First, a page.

In steady state y radiolysis, the ionizing radiation (from 60Co or 137Cs) is delivered at a low rate compared with that of pulse radiolysis; however, for this system the chemistry is the same. Free radicals can be assumed to reach steady states that last as long as the irradiation. This method is convenient for preparing large quantities of final products and thus allows further analysis. For instance, the number of reducible disulfide bonds can be determined, and it is possible to observe whether products other than reduced protein (with thiol functions) and dimers linked by intermolecular disulfide bonds are created. The chain length, expressed as the ratio of the yield of thiol functions versus that of reductant G(-SH)/G(COO'~), can be measured. Its value would depend on the pKd of the disulfide radical and on the reduction potential of the thiyl/thiol couple (Scheme 2). Thus it allows an evaluation of the one-electron reduction potential of the thiyl/thiol redox couple compared with that of the C02 /HCOO couple (1.07 V at pH 720).

Experimental Procedures

Reagents

Radiolysis is sensitive to metal impurities, and thus salts for radiolysis should be as pure as possible. Also, many buffers such as Tris or carbonate react with water free radicals; therefore their use should be avoided except in small concentrations. Whenever possible, phosphate buffer should be used.

Sodium formate and potassium hydrogen phosphate are of the highest quality available (Normatom [Prolabo, Fontenay sous Bois, France] or Suprapure [Merck, Fontenay sous Bois, France]). 5,5'-Dithio-bis(2-nitrobenzoic acid) (DTNB) is provided by Sigma (L'Isle d'Abeau, France). Nitrous oxide is delivered by Air Liquide (Grigny, France). Its purity is higher than 99.99% (>20 ppm 02). Water is purified by an Elga Maxima system (Plessis-Robinson, Hauts-de-Seine, France) (resistivity, 18.2 Mfi).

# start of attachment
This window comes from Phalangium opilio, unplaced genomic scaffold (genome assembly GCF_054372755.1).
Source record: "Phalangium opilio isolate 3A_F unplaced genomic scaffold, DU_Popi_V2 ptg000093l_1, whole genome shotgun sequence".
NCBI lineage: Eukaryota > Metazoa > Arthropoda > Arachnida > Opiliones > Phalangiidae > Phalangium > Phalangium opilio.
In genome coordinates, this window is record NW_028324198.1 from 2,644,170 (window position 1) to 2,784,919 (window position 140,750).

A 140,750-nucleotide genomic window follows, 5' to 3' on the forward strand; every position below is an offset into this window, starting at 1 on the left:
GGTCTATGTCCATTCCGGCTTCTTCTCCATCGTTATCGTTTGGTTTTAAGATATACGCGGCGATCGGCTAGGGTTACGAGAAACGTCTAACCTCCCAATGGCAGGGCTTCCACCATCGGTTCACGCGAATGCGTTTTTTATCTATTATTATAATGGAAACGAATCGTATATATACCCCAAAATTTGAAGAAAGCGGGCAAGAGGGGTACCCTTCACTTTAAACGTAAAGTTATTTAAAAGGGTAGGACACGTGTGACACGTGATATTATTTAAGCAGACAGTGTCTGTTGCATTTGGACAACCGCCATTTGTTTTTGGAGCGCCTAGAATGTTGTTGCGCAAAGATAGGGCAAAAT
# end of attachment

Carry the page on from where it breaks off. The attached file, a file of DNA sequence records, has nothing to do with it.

All proteins should be as pure as possible. Purification by dialysis is recommended to eliminate organic buffers, conservators, and transition metal cations.

1. Unless otherwise stated, samples to be irradiated are made up in 20 mM phosphate, 100 mM sodium formate buffer adjusted to the required pH with sulfuric acid or sodium hydroxide, and saturated with N20. The doses per pulse are -5-40 Gy ([C02~] % 3-25 ¡iM). The protein concentration is 10-100 ¡xM. The optical path is 1 or 2 cm. The irradiated volume is 200-400 /i l per pulse.

2. Radiolysis results are interpreted with the help of other methods. In addition to radiolysis, we use nuclear magnetic resonance, high-performance liquid chromatography, electrophoresis, etc.

3. The free sulfhydryl group concentration is determined by optical titration with DTNB at pH 8.0 (100 mMTris-HCl buffer) using e4io„m = 13-6 mM"1 cm"1 for the 3-carboxylato-4-nitrothiophenolate anion21 (verified by us, using glutathione).

4. Thiol groups in the reduced protein are alkylated before electrophoresis by reaction with 10 mM iodoacetamide (10 min, room temperature).

20 P. Wardman, J. Phys. Chem. Ref. Data 18, 1637 (1989).

21 G. L. Ellman, Arch. Biochem. Biophys. 74,443 (1958).

5. For y radiolysis, the samples are subjected to irradiation in a panoramic IL60PL (CIS Bio International, Gif sur Yvette, France) 60Co source at a dose rate, determined by Fricke dosimeter,19 of approximately 1.0 Gy sec-1.

0 0

Post a comment